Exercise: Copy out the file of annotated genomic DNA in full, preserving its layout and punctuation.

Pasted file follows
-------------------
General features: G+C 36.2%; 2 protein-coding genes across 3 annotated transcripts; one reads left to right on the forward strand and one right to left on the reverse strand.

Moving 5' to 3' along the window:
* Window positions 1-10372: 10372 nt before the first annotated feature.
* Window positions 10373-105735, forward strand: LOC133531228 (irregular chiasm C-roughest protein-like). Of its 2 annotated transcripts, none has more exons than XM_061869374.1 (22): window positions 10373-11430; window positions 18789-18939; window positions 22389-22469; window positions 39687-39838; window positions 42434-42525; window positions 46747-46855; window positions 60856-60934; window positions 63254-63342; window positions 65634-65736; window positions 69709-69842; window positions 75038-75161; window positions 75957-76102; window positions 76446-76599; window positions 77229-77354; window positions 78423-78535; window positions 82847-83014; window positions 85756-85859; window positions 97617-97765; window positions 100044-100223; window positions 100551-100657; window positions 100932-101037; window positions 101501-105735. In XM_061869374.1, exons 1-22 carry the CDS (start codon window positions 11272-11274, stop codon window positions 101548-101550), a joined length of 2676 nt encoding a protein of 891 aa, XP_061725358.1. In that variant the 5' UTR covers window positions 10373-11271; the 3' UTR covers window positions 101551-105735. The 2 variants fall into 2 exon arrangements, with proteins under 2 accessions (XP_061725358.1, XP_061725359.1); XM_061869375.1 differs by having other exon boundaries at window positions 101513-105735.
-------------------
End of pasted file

General features: G+C 36.2%; 2 protein-coding genes across 3 annotated transcripts; one reads left to right on the forward strand and one right to left on the reverse strand.

Moving 5' to 3' along the window:
* Window positions 1-10372: 10372 nt before the first annotated feature.
* Window positions 10373-105735, forward strand: LOC133531228 (irregular chiasm C-roughest protein-like). Of its 2 annotated transcripts, none has more exons than XM_061869374.1 (22): window positions 10373-11430; window positions 18789-18939; window positions 22389-22469; window positions 39687-39838; window positions 42434-42525; window positions 46747-46855; window positions 60856-60934; window positions 63254-63342; window positions 65634-65736; window positions 69709-69842; window positions 75038-75161; window positions 75957-76102; window positions 76446-76599; window positions 77229-77354; window positions 78423-78535; window positions 82847-83014; window positions 85756-85859; window positions 97617-97765; window positions 100044-100223; window positions 100551-100657; window positions 100932-101037; window positions 101501-105735. In XM_061869374.1, exons 1-22 carry the CDS (start codon window positions 11272-11274, stop codon window positions 101548-101550), a joined length of 2676 nt encoding a protein of 891 aa, XP_061725358.1. In that variant the 5' UTR covers window positions 10373-11271; the 3' UTR covers window positions 101551-105735. The 2 variants fall into 2 exon arrangements, with proteins under 2 accessions (XP_061725358.1, XP_061725359.1); XM_061869375.1 differs by having other exon boundaries at window positions 101513-105735.